Pedagogy in Action > Library > Campus Living Laboratory > Campus Living Laboratory Examples > Eco-House Course

Design and Construction of an Eco-House

Environmental Studies Course, Carleton College

Professor Gary Wagenbach gwagenba@carleton.edu and Lecturer Richard Strong rstrong@acws.carleton.edu,

Compiled by Suzanne Savanick, Science Education Resource Center, Carleton College, ssavanic@carleton.edu
This material was originally created for Starting Point:Introductory Geology
and is replicated here as part of the SERC Pedagogic Service.

Summary

Students in this course explore designs of a future Carleton College student house. This is a multi-year project where students from the social sciences, humanities / arts, and natural sciences explore parts of the design of an actual house. In the first year, students researched building envelopes. In the second year, the students focused on energy, both heating and power within the house, especially looking at the natural flows of available energy and how they may supplement the house's requirements. The next year will focus on natural ecosystem processes, including living machines. The course is co-taught by a biology professor and the Director of Facilities Management.

Learning Goals

Students will be able to design, construct, evaluate and recommend materials for the planned Eco-house to be built on campus. Students will learn about good design and plan for construction. Students will have a greater knowledge and appreciation of living with the capacities of the climatic and eco-systems of southern Minnesota.

Context for Use

"It's not just a house, it's an educational endeavor." -Professor Gary Wagenbach

Eco-House Students Mixing Plaster

This interdisciplinary course is a collaborative multi-year project that connects to other courses and independent study projects on campus.

Collaborative course:The Environment and Technology Studies program and Carleton College's Facilities Management collaborated on this course. A biology faculty member and the Director of Facilities Management and Planning co-taught the course. Supplemental funding for the course was provide by Facilities Management, as over the years, the course will design a new building on campus.

A multi-disciplinary course: Students from many different departments and with a broad range of environmental awareness and background took part in the class.

A multi-year project:

  • The first year class studied building envelopes: The students tested insulation, earth, cordwood, and strawbale for insulative properties and conducted a life-cycle analysis of these building materials.
  • The second year's students studied natural flows of energy, both heating and power.
  • In the forthcoming year of the project, students will study natural ecosystem processes especially those that apply to the waste stream from human habitation, including living machines.

In one to two years, the ecohouse will be built on campus, utilizing the student research.

This course connects with other student projects and courses:

  • Prairie Roof Independent Study: Four students designed and built a prairie roof demonstration on the walkway between Olin and Mudd Halls on campus.
  • Food and Agriculture Class: Students wrote research papers advising the future students about agriculture and food choices for the upcoming house.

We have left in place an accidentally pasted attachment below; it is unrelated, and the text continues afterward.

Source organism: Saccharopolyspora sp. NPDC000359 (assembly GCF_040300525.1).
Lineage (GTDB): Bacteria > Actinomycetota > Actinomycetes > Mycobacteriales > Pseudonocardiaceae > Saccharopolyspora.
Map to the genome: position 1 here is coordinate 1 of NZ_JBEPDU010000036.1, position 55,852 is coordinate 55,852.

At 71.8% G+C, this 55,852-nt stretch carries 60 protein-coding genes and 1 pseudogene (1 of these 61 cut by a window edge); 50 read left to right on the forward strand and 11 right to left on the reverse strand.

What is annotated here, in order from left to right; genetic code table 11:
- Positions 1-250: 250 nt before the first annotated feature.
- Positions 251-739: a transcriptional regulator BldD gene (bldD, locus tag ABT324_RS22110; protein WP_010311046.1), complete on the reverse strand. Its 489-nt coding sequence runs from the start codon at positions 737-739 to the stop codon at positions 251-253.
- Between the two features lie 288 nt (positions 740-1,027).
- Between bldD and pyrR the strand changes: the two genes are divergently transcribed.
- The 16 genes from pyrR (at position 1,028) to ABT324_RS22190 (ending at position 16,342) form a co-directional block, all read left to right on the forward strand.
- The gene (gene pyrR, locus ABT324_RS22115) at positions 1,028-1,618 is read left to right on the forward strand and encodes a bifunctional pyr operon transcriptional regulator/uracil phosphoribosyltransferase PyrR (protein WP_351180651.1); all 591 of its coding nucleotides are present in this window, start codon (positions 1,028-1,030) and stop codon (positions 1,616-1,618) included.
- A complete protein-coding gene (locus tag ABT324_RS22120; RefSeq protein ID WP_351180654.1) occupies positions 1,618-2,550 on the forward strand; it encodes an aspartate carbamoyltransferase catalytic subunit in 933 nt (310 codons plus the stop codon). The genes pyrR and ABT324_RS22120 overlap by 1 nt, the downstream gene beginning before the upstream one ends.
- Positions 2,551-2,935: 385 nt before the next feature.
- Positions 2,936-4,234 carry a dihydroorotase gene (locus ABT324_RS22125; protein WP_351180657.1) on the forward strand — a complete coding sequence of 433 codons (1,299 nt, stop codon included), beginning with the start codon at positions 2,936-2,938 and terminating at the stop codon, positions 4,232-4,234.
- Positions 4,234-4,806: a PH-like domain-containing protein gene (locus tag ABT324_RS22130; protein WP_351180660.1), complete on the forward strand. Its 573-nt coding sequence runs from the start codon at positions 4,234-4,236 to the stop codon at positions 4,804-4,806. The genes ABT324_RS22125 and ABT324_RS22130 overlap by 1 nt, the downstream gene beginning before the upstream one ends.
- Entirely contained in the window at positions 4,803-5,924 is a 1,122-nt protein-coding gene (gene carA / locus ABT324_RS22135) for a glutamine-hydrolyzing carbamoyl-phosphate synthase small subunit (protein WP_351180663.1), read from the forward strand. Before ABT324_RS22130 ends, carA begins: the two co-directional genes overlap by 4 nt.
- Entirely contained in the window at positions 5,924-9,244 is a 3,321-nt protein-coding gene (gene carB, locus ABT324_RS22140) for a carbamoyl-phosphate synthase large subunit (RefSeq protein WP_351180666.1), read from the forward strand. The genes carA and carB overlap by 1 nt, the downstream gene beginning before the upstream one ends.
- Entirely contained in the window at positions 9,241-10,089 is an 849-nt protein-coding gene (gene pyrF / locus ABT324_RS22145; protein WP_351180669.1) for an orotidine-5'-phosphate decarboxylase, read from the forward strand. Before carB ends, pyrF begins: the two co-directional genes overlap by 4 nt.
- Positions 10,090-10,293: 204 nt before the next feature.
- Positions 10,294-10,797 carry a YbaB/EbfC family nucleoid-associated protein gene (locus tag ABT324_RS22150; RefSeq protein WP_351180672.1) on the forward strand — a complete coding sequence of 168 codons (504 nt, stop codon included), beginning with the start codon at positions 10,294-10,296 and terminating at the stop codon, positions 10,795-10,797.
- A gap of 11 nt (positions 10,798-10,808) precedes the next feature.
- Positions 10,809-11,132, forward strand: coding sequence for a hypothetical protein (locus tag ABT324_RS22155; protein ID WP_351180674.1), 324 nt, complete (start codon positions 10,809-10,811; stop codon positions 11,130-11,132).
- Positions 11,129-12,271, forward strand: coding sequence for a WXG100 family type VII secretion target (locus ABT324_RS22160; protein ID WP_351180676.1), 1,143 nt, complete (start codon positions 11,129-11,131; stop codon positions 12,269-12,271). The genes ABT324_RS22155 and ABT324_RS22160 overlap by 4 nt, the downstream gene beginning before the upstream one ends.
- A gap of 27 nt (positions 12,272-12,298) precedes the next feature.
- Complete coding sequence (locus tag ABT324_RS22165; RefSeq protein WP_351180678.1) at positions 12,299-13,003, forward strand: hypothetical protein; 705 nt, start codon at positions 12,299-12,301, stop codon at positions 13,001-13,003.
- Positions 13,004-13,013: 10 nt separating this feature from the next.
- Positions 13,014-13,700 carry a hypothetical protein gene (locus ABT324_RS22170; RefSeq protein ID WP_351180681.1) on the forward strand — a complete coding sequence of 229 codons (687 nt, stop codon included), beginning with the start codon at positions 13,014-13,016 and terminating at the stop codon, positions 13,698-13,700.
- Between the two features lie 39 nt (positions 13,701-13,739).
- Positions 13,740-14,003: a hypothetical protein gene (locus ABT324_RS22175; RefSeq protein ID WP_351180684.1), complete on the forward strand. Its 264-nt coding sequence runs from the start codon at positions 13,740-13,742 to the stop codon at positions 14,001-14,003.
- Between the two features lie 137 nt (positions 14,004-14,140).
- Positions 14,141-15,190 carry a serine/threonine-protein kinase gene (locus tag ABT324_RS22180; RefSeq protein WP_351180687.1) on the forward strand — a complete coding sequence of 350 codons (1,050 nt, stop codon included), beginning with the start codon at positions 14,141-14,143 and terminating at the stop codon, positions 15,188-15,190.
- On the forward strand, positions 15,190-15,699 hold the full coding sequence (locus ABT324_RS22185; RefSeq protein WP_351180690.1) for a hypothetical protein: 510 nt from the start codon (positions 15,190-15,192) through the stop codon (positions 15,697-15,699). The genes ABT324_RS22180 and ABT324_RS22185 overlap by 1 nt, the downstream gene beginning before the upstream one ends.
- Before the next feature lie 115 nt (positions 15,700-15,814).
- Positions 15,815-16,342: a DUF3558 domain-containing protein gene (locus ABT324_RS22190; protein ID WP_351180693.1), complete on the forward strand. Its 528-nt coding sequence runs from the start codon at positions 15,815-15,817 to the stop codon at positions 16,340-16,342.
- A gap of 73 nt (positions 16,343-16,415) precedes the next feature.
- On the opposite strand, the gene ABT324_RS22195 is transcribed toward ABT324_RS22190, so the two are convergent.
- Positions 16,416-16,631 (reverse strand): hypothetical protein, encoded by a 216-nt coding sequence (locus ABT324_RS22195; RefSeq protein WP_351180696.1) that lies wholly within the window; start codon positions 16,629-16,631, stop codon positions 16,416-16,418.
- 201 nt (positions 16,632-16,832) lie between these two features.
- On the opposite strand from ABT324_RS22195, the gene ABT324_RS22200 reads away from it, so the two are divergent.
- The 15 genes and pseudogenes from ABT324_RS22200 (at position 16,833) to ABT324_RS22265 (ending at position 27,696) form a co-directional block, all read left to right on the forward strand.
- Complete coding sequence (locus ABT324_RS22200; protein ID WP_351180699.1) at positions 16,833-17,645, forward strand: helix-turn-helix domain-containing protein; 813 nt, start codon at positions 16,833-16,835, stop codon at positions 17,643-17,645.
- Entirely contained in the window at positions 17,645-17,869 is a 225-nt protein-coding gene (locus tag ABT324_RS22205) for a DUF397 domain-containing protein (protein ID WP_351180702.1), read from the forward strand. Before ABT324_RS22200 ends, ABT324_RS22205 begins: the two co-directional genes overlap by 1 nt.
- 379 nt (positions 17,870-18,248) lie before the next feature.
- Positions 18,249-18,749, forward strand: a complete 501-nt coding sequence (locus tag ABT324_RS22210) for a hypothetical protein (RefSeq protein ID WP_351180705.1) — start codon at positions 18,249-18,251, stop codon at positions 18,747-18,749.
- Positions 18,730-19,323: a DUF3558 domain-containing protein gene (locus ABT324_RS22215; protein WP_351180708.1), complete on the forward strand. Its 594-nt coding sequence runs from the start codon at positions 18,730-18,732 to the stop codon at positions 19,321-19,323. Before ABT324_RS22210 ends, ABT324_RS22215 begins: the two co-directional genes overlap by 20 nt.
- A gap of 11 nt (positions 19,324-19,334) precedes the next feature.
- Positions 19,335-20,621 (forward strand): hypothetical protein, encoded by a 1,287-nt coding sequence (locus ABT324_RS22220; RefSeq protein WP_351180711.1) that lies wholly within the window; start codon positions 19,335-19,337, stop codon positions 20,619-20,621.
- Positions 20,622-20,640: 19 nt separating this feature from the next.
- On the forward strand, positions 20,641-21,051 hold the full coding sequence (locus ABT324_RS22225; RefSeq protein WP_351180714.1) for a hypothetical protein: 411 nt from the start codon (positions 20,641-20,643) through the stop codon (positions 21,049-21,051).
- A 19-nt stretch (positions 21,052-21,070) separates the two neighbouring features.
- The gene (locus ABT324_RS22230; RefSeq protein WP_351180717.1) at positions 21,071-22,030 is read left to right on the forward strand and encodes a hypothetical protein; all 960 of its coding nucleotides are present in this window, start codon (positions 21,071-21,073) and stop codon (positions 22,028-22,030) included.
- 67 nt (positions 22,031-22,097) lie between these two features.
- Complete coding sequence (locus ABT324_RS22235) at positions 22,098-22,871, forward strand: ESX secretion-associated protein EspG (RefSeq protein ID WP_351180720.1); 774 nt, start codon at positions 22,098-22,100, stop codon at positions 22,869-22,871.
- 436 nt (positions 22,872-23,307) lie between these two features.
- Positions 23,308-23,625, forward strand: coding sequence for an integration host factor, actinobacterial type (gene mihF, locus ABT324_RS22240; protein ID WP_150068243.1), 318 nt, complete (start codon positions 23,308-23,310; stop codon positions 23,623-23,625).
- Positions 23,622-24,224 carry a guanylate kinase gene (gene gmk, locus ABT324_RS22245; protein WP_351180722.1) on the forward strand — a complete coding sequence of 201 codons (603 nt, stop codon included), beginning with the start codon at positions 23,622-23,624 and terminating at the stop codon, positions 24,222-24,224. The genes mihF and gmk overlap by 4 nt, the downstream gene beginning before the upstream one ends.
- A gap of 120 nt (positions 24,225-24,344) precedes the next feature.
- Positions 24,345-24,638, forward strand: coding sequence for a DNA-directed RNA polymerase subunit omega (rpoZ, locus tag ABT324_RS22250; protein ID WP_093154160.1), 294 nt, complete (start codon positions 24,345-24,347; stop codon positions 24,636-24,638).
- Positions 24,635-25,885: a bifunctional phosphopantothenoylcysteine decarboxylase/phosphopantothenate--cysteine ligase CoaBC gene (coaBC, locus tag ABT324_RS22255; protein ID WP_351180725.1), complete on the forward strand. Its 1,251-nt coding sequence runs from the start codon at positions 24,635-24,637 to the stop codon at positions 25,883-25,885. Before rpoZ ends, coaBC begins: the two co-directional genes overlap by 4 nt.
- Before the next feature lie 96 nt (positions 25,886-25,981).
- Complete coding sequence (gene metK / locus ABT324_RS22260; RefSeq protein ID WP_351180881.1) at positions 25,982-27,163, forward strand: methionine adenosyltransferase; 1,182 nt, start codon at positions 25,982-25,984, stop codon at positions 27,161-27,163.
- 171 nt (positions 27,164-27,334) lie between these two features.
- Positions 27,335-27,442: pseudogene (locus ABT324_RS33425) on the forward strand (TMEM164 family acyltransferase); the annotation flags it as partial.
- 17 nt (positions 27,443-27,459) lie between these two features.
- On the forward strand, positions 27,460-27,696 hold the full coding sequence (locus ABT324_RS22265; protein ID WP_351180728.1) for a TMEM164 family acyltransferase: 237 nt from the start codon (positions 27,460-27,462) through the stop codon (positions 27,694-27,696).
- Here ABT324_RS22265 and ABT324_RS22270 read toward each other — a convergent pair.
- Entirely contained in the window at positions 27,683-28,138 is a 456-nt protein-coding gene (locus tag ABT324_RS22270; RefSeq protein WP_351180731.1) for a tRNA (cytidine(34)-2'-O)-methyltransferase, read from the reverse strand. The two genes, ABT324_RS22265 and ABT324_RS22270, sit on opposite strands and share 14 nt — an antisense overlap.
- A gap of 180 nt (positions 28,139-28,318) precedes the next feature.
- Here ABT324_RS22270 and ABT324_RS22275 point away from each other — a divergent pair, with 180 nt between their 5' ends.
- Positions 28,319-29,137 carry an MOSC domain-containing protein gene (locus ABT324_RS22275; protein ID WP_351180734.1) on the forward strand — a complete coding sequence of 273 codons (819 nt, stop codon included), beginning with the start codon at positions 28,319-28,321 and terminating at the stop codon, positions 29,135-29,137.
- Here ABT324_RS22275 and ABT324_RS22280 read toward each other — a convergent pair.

• Biology of Diseases Class: Advised future students on the possible pathogens that they should be aware of when living in the house.

Course Size: 24 students maximum

Description and Teaching Materials

Eco-house Syllabus 2005 (Microsoft Word 131kB Jul14 05) Eco-house Syllabus 2004 (Microsoft Word 68kB Jul14 05)

The course used SketchUp, a three-dimensional-drafting software, and Energy-10, an building energy analysis program.

Project Progress Reports.

Teaching Notes and Tips

Tips for Teaching this Type of Course:
  • Collaboration is crucial. One faculty member and the head of facilities management co-taught this course. They relied heavily on a campus machinist for the hands-on part of the class as well as outside consultants.
  • Go with the passions of the players. This course was designed because of the particular interests of the collaborators.
  • Tie the course with the particular needs of the campus. This course used a client/consultant model. The college planned to build a student house; the students are acting like the college's consultants.
  • Use trained teaching assistants for software help. The outside consultants trained teaching assistants on the software packages, Sketch Up and Energy 10. The teaching assistants were available to help students with using the software.
  • Manipulating materials is not trivial. Enough structure is needed for the project to be accomplished safety in a student's timeframe. The collaborating machinist was crucial for this effort.
  • Connecting the world of ideas to the hands-on lab is very important. Working on a real-world, hands-on project was new for the students and they responded positively.

Assessment

Students were assessed on class exercises and team lab presentations. The final presentations were presented to the design/construction community.

References and Resources

Read, Brock, June 24, 2005, "Go 3-D: A Graphics Program Helps Students Design Efficient Houses" Chronical of Higher Education, Section: The Chronicle Review Volume 51, Issue 42, Page B12.

Beal, Heather, 2005, "Designing EcoHouse: a cross disciplinary design course at Carleton College examines global issues in a campus context" Architecture Minnesota, November-December p. 56-61.

See course syllabus for course readings.